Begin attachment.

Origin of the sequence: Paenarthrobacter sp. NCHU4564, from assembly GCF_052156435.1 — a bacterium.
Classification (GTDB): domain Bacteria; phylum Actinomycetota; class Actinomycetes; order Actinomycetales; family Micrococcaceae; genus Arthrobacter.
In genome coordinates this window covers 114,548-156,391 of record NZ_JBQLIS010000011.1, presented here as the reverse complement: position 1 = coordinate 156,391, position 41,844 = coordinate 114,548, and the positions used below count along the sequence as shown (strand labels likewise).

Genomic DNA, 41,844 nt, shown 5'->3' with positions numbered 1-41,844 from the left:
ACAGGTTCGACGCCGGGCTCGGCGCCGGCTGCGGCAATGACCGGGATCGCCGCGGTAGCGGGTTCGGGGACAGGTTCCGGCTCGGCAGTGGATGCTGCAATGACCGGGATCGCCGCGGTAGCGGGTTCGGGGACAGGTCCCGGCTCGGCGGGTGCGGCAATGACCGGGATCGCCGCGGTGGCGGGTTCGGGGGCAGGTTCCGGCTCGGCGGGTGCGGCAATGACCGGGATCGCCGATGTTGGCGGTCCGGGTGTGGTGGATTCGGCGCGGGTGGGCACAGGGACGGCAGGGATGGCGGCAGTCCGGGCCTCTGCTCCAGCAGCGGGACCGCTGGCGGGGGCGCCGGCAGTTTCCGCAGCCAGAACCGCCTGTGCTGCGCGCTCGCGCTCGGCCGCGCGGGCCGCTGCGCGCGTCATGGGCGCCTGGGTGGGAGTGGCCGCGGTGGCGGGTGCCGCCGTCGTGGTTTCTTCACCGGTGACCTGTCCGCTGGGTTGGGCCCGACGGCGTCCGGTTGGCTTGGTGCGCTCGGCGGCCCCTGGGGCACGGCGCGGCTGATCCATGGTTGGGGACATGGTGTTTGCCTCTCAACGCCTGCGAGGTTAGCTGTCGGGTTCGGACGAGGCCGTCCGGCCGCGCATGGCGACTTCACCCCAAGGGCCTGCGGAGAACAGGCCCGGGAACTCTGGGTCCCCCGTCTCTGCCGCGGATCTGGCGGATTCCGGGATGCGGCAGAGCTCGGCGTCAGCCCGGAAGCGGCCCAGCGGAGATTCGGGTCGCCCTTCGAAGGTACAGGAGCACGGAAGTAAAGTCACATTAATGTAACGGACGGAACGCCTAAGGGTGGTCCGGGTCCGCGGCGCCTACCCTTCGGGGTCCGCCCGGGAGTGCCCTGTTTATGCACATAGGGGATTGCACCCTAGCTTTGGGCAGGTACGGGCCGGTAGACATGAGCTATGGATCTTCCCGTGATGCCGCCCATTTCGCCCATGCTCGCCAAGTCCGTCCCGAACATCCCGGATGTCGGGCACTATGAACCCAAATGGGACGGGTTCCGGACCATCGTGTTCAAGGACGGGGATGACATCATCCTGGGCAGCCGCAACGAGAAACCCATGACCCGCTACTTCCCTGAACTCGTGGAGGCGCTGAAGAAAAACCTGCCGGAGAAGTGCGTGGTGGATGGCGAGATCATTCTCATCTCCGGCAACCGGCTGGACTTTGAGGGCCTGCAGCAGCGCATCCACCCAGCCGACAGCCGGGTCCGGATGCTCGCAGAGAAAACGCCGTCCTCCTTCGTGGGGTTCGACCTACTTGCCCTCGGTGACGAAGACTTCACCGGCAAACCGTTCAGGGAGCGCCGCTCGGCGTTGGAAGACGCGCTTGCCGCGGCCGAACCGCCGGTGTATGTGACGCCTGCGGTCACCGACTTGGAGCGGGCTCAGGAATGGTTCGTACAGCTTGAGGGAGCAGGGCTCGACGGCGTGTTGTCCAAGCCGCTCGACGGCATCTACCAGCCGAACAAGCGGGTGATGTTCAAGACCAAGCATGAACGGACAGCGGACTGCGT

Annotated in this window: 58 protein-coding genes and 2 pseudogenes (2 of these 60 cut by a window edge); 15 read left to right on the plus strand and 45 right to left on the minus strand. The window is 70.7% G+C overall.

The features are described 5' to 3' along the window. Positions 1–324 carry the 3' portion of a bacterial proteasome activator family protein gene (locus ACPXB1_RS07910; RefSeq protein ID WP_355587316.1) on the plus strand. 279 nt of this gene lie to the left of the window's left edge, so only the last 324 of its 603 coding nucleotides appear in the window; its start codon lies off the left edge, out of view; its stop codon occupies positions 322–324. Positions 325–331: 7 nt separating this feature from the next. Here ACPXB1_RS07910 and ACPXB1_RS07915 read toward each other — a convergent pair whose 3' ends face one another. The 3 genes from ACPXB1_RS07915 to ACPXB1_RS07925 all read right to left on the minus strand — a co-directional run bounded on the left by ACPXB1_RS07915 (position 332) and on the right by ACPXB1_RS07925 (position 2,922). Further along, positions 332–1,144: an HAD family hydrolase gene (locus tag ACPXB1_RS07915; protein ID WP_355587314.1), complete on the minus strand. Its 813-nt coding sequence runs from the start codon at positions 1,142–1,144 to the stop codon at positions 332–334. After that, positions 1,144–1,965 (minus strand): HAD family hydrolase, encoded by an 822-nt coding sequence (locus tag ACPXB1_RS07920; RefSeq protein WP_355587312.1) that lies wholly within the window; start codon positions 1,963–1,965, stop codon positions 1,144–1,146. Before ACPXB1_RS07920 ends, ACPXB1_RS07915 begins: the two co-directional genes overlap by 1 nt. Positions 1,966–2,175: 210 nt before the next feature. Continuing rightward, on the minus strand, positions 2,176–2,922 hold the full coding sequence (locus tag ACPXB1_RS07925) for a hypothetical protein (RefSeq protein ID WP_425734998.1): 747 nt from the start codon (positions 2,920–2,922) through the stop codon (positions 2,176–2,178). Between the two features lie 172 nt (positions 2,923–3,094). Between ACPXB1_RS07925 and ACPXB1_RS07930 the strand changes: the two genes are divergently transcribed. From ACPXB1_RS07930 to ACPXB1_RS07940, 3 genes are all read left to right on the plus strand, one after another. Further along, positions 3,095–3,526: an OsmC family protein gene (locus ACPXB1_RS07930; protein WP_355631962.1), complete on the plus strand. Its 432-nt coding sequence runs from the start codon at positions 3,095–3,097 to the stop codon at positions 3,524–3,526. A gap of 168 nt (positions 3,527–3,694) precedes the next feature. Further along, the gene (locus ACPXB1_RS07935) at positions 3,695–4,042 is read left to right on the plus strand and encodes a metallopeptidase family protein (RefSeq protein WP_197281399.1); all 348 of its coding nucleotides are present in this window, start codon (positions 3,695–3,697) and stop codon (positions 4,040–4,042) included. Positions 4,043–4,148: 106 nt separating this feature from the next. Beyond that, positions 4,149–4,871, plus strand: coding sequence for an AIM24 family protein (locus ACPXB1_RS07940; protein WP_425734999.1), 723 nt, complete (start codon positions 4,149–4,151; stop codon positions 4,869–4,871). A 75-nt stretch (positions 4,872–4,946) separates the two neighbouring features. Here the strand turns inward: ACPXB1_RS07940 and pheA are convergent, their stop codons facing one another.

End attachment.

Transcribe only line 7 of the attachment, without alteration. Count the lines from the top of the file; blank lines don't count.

The features are described 5' to 3' along the window. Positions 1–324 carry the 3' portion of a bacterial proteasome activator family protein gene (locus ACPXB1_RS07910; RefSeq protein ID WP_355587316.1) on the plus strand. 279 nt of this gene lie to the left of the window's left edge, so only the last 324 of its 603 coding nucleotides appear in the window; its start codon lies off the left edge, out of view; its stop codon occupies positions 322–324. Positions 325–331: 7 nt separating this feature from the next. Here ACPXB1_RS07910 and ACPXB1_RS07915 read toward each other — a convergent pair whose 3' ends face one another. The 3 genes from ACPXB1_RS07915 to ACPXB1_RS07925 all read right to left on the minus strand — a co-directional run bounded on the left by ACPXB1_RS07915 (position 332) and on the right by ACPXB1_RS07925 (position 2,922). Further along, positions 332–1,144: an HAD family hydrolase gene (locus tag ACPXB1_RS07915; protein ID WP_355587314.1), complete on the minus strand. Its 813-nt coding sequence runs from the start codon at positions 1,142–1,144 to the stop codon at positions 332–334. After that, positions 1,144–1,965 (minus strand): HAD family hydrolase, encoded by an 822-nt coding sequence (locus tag ACPXB1_RS07920; RefSeq protein WP_355587312.1) that lies wholly within the window; start codon positions 1,963–1,965, stop codon positions 1,144–1,146. Before ACPXB1_RS07920 ends, ACPXB1_RS07915 begins: the two co-directional genes overlap by 1 nt. Positions 1,966–2,175: 210 nt before the next feature. Continuing rightward, on the minus strand, positions 2,176–2,922 hold the full coding sequence (locus tag ACPXB1_RS07925) for a hypothetical protein (RefSeq protein ID WP_425734998.1): 747 nt from the start codon (positions 2,920–2,922) through the stop codon (positions 2,176–2,178). Between the two features lie 172 nt (positions 2,923–3,094). Between ACPXB1_RS07925 and ACPXB1_RS07930 the strand changes: the two genes are divergently transcribed. From ACPXB1_RS07930 to ACPXB1_RS07940, 3 genes are all read left to right on the plus strand, one after another. Further along, positions 3,095–3,526: an OsmC family protein gene (locus ACPXB1_RS07930; protein WP_355631962.1), complete on the plus strand. Its 432-nt coding sequence runs from the start codon at positions 3,095–3,097 to the stop codon at positions 3,524–3,526. A gap of 168 nt (positions 3,527–3,694) precedes the next feature. Further along, the gene (locus ACPXB1_RS07935) at positions 3,695–4,042 is read left to right on the plus strand and encodes a metallopeptidase family protein (RefSeq protein WP_197281399.1); all 348 of its coding nucleotides are present in this window, start codon (positions 3,695–3,697) and stop codon (positions 4,040–4,042) included. Positions 4,043–4,148: 106 nt separating this feature from the next. Beyond that, positions 4,149–4,871, plus strand: coding sequence for an AIM24 family protein (locus ACPXB1_RS07940; protein WP_425734999.1), 723 nt, complete (start codon positions 4,149–4,151; stop codon positions 4,869–4,871). A 75-nt stretch (positions 4,872–4,946) separates the two neighbouring features. Here the strand turns inward: ACPXB1_RS07940 and pheA are convergent, their stop codons facing one another.